7 Secrets of Successful TEFL Teaching

Today’s guest post is by Honor Baldry, editor of i-to-i’s TEFL Community Chalkboard. As well as being editor of i-to-i, Honor is an experienced EFL teacher, having taught to University students in China. You can also download i-to-i’s free ebook TEFL Uncovered: How To Teach Your Way Abroad With TEFL here.

If you believe what you read on the internet, teaching abroad is the easiest thing ever – there’s huge demand for English teachers, you speak English… how hard can it be? Well, pretty tricky actually. So, to help you on your way, here are a few insider tips and tricks to make sure you’re a big hit in the classroom.

1) Keep quiet

No one ever learnt how to drive by watching their instructor cruise round the neighbourhood. Similarly, no one ever learnt how to speak English by listening to their teacher bore on for hours. You need to give your students as much time as possible to practise their own English. With a bit of guidance and a few nudges in the right direction now and then you’ll soon see them growing in confidence and ability.

2) Check the small print

This isn’t so much to do with your teaching skills, but preserving your sanity. It’s always really important to check the job conditions to avoid spending your entire time abroad running English corners. Check how many contact hours you’ll have, how much preparation and marking you’ll have to do, whether you’ll be doing split shifts, what holidays you’re entitled to and whether you’ll be expected to get involved in extra-curricular activities.

3) Be neat

This one is a bit of a no-brainer, but employers in most of the major TEFL destinations (China, Japan, Thailand, South Korea) place a massive premium on teachers looking neat, shiny and presentable. You’ll find your students (and manager) are much more willing to take you seriously if you don’t look like you’ve crawled out of some smelly backpacker’s hostel.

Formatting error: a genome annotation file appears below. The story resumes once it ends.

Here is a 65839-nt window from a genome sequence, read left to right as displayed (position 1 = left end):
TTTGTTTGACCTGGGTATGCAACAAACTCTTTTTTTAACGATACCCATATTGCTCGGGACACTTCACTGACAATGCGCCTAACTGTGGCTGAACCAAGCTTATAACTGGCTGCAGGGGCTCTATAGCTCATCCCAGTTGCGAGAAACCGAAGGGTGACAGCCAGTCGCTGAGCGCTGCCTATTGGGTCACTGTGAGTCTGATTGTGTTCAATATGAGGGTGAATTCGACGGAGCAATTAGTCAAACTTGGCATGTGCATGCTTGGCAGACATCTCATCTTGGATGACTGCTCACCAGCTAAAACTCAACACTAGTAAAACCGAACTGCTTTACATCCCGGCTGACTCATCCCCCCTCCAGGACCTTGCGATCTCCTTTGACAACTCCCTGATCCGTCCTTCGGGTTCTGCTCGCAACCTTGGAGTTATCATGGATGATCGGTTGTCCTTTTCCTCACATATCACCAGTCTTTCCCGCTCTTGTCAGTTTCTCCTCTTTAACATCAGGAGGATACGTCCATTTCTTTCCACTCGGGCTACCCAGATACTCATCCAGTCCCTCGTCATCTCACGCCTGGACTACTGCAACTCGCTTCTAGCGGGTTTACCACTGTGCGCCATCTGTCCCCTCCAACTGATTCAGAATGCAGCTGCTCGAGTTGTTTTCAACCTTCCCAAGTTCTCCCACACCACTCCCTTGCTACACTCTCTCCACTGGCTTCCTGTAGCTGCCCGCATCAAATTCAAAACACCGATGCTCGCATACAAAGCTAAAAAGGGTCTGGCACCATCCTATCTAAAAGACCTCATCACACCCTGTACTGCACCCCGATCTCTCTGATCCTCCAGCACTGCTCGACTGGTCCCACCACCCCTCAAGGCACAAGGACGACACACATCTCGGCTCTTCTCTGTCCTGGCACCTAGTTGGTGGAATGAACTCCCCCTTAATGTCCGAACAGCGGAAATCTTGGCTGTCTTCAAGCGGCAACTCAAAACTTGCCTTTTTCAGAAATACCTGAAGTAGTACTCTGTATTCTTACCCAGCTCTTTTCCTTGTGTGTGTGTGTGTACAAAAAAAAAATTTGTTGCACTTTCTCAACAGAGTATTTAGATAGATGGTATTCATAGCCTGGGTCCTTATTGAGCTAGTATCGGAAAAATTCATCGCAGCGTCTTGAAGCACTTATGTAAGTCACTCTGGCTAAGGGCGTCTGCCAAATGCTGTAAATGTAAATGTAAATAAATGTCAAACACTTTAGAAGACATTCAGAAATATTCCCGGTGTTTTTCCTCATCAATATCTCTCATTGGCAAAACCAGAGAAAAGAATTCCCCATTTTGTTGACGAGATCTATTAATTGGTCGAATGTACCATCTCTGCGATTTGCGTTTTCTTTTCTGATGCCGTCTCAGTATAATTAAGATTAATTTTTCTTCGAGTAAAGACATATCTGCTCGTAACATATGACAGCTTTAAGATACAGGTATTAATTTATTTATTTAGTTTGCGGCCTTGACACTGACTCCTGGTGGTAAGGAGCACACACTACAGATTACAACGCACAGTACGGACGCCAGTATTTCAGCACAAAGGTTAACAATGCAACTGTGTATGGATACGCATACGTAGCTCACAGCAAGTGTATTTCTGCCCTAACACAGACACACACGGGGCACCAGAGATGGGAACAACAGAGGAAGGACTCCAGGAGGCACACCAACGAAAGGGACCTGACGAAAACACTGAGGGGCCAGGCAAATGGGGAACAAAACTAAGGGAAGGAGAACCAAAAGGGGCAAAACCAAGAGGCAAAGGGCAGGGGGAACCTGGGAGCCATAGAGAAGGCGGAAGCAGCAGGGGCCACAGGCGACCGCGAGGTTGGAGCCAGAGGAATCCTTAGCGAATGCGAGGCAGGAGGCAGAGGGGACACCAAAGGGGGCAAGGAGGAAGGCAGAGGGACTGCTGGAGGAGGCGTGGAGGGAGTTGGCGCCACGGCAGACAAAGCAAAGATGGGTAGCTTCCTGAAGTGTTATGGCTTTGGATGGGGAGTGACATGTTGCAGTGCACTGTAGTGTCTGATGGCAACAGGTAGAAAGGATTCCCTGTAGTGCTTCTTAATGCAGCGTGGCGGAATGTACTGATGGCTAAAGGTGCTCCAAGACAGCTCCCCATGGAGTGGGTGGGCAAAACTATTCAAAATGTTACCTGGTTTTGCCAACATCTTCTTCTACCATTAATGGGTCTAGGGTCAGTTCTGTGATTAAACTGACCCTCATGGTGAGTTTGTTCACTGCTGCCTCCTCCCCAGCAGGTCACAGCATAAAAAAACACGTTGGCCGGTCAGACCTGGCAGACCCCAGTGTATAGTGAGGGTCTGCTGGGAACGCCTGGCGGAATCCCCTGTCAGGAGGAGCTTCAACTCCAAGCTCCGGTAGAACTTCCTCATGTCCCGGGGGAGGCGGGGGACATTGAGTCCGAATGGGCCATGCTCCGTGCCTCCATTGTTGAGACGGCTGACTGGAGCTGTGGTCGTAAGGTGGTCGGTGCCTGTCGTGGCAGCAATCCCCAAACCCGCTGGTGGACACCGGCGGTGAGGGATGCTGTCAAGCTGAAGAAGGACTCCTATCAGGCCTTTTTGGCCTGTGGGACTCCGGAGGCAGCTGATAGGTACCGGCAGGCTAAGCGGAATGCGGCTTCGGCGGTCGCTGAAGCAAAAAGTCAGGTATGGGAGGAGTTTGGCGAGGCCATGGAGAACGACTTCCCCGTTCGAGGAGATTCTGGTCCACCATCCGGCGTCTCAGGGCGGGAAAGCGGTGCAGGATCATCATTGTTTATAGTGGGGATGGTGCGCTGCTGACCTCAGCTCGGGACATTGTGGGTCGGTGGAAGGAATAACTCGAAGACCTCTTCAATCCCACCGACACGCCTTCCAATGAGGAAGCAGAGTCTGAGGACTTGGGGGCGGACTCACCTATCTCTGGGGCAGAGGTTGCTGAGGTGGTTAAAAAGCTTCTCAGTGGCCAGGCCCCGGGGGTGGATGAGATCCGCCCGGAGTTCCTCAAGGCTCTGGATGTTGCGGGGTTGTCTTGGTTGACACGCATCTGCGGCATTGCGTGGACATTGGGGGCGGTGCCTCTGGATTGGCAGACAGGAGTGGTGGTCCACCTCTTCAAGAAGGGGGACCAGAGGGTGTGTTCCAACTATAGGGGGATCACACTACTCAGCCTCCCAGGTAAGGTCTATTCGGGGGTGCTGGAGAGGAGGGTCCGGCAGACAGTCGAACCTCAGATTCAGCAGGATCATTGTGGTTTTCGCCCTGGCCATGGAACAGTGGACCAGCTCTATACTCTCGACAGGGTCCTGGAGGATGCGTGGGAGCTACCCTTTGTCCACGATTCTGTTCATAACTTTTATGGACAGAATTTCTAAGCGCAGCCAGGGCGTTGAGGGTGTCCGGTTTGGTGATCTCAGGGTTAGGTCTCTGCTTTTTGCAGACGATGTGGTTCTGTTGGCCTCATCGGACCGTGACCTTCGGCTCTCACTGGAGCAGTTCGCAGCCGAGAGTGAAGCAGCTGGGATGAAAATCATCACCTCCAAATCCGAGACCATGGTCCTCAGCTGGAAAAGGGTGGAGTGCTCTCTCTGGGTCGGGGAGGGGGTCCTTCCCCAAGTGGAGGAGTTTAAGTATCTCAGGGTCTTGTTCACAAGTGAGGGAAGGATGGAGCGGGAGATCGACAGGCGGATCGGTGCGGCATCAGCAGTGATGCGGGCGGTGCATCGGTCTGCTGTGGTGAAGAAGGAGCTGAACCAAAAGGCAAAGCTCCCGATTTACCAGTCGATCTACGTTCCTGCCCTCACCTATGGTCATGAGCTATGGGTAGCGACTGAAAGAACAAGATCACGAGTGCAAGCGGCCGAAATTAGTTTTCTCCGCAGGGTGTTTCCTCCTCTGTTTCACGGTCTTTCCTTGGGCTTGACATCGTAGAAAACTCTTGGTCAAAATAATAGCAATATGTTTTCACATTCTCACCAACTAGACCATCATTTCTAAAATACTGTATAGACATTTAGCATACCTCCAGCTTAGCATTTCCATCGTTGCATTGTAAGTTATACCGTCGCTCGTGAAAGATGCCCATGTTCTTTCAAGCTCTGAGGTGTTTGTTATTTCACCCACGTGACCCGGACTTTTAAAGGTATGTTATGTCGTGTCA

4) Take a TEFL course


I tried, and failed, to teach English in China without doing a TEFL course first – I had no idea what I was doing, lost all control of my students and generally didn’t manage to teach them very much. Since starting at i-to-i, I’ve taken a TEFL course and had something of a light bulb “ahh, so that’s what I was meant to be doing” moment! You don’t need to go the whole hog and do a 4-week CELTA course – there are loads of online and combined (online plus a bit of classroom learning) courses out there that will give you a good idea of what to do in the classroom and give you access to the better TEFL jobs out there.

5) Look out for local customs

Did you know that writing a South Korean person’s name in red is a big no-no?

“On writing the kids names on the board with a red marker, to my surprise, Candy my best student, erupted into convulsions! I exaggerate not! According to my other students I had wished death and bad luck upon her!”

Every country has different quirks and customs. Ask some of the local teachers at your school what they are and ignore them at your peril!

6) Stick to the rules

One of the best ways to keep control of your students is to split them into teams and have a points system – it motivates them to do well and fear of losing points for their teammates generally keeps the little blighters in check. But, woe betide the teacher who forgets or bends the point system rules – you face all out mutiny!

7) Don’t take it too seriously!

The first few weeks of teaching are pretty hard – the mix of a new job, a new country and a whole load of new students is a recipe for feeling overwhelmed. When it all feels too much though, relax, play a few games with your students, go out for some beers with your colleagues… after all, it’s meant to be fun!

Are you teaching abroad at the minute – what are the secrets to your success?

3 Responses to “7 Secrets of Successful TEFL Teaching”

  1. Clem Robin says:

    Hi Honor, these are fantastic tips! Like you, my sister taught English without a TEFL qualification and did struggle a little. She’s heading back to Japan next year to teach English and to ensure she’s more prepared she’s currently doing a TEFL course. I think that while being great for your own confidence, it’s important that the students are getting the best possible education too.

  2. Steven says:

    Nice article. I found South Korea’s EPIK orientation a sufficient introduction to teaching English. Was actually told not to take a TEFL as it would be a waste of money. Suppose it’s up to the person. TEFL does help as a lot of employers just like to know that you know what you’re doing.


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